Appreciating what's already present clarifies the future and kicks up the energy required to move into it. That's the frame for leadership and organizational development I am sharing with University Baptist Church in Austin, Texas. Here's my second in a series of letters to the church.
Have you been to the new downtown library? I have asked this question of just about everyone I meet. I cannot get over how marvelous it is.
The six-story building has spectacular views of the downtown and lake, a rooftop garden, and a restaurant called Cookbook with a menu of recipes from the books of celebrated chefs. And — this is so cool — you can take your drinks and food anywhere in the library!
I have been to the library at least five times now, and I cannot help but walk up to staff members to say, “This has got to be the best library in the country!” I feel like Elf, the title character played by Will Farrell in the hit holiday movie, who walks by an old New York City coffee shop with a sign in the window that says “World's Best Cup of Coffee” then enters just to say “You did it! Congratulations! World's Best Cup of Coffee! Great job, everybody!”
I am so excited about this city and our congregation! I smile as I walk to and from the church. I am compelled to say hello to the people I pass. It just feels like the right response to the good news of living with a beautiful community in an amazing place.
I want to cultivate with you a positive regard for our life together. That's why in the coming weeks you'll be hearing about “appreciative inquiry.” It's an organizational development approach that starts with the assumption that something good is happening here and needs to be celebrated and leveraged. That's in contrast to the traditional approach, which begins with pathology: Something is broken here and needs fixing.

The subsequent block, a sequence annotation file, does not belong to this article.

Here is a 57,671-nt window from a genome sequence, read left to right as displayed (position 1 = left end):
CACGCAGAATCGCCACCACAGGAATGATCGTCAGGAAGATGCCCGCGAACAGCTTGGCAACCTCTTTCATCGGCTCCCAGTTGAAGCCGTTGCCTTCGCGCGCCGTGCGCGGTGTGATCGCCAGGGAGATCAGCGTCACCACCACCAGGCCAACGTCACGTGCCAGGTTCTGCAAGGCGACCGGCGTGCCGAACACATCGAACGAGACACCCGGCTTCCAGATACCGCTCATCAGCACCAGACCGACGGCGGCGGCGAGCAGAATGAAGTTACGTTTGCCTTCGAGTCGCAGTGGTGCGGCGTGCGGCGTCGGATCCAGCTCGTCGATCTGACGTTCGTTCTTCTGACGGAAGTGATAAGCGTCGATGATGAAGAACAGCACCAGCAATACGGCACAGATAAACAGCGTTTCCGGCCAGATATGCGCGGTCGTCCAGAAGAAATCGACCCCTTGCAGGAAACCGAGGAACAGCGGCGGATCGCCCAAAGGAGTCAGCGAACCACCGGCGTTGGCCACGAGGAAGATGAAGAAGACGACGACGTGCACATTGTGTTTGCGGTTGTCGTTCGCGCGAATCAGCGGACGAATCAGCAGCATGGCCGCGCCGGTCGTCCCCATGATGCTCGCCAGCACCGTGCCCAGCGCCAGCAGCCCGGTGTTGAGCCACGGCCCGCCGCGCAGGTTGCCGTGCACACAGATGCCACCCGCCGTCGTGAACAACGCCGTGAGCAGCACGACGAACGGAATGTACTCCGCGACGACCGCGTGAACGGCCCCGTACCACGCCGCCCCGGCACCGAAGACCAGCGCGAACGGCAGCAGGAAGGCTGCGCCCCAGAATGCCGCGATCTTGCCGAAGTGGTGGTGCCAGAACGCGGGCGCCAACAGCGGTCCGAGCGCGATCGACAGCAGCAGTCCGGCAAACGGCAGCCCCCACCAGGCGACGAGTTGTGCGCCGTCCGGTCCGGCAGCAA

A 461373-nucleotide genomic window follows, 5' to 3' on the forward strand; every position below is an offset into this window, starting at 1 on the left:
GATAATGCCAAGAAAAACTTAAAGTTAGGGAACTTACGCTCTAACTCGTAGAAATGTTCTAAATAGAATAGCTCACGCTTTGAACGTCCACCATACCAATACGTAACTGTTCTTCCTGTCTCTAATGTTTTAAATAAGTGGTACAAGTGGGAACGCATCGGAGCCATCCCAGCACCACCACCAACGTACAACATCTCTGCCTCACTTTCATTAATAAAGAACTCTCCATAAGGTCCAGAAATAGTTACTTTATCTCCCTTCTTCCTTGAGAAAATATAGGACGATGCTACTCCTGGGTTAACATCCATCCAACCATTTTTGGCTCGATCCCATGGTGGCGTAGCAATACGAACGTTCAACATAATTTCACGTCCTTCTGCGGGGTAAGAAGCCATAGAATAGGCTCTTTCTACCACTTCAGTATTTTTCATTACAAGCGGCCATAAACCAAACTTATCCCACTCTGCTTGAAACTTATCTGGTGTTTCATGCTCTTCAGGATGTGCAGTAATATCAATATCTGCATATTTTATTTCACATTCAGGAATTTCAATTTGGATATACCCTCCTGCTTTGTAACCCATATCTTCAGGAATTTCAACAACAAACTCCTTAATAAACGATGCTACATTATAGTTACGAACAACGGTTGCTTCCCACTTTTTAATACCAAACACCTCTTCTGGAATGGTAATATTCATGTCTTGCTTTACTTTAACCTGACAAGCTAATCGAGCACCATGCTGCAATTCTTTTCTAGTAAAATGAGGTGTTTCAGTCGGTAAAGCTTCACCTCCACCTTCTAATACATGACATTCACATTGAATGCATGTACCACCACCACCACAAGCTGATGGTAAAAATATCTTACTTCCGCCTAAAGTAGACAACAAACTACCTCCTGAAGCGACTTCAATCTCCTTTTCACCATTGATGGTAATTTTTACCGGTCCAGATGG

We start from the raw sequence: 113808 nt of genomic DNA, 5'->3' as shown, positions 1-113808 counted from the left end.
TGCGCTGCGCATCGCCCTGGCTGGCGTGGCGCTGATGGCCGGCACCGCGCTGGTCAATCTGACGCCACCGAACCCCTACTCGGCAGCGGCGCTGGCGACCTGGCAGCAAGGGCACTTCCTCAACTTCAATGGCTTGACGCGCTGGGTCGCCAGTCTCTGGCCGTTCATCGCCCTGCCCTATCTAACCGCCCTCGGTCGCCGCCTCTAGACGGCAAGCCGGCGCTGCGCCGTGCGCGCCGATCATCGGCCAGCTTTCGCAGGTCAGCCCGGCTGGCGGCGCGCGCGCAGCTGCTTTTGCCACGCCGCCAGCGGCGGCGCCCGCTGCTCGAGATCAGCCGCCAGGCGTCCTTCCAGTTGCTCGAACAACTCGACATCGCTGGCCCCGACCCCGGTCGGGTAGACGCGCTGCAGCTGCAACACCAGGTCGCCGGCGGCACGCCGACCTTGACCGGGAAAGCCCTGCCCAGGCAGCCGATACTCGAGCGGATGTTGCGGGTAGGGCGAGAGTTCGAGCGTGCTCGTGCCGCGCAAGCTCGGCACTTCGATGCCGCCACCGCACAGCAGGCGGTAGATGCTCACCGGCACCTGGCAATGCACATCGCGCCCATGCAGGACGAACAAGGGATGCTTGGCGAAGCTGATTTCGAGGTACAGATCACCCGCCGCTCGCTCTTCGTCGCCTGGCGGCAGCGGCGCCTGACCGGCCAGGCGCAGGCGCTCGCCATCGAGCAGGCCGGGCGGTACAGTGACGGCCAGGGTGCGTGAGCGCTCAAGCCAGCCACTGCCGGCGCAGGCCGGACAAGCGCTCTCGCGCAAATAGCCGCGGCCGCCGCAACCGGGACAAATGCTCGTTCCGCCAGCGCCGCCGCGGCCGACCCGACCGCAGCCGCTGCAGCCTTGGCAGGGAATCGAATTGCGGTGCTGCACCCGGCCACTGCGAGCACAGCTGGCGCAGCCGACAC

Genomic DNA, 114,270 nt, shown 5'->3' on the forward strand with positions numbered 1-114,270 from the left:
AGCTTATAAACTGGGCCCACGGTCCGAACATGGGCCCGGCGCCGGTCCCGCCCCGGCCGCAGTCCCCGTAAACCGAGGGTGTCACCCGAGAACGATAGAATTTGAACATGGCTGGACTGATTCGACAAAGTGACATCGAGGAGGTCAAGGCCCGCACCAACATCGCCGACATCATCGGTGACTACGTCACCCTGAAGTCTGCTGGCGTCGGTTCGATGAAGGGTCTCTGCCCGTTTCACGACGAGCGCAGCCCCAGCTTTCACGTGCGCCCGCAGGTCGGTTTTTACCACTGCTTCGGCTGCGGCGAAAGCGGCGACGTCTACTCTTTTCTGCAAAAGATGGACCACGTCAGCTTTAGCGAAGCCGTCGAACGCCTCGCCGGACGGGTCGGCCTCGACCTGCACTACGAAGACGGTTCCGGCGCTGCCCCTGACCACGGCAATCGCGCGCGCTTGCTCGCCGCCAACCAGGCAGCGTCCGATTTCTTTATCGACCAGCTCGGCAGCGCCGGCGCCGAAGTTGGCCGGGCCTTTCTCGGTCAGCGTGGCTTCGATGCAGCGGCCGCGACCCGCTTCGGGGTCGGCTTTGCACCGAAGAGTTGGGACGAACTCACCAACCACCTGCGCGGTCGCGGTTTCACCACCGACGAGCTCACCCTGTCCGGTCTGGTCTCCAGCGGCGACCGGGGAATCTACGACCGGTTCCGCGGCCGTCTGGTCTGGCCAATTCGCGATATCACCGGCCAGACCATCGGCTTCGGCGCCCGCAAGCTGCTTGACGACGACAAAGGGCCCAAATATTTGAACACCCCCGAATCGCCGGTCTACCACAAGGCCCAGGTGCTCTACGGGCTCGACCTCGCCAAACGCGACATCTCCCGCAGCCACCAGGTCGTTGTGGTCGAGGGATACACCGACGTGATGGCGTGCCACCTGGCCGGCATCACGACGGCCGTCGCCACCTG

I'm Elf-like, and I see challenges as well. I recognize the pains of this city on my walks, and I hear the difficulties of our community in conversation. Using appreciative inquiry does not mean we ignore problems. It simply means we first build a positive regard. We remind each other of the good that is here. We tell stories of what drew us to this church in the first place, and we describe moments when we have been alive, faithful and grateful. The effect of the approach is to root us in our lived experience where strengths and resources reside, which kicks up the energy that is required to engage the challenges.
Jesus' disciples said, “We cannot help but speak of what we have seen and heard” (Acts 4:20). The good news is that compelling. So let the enthusiasm for our life together be our guide as we figure out what's next.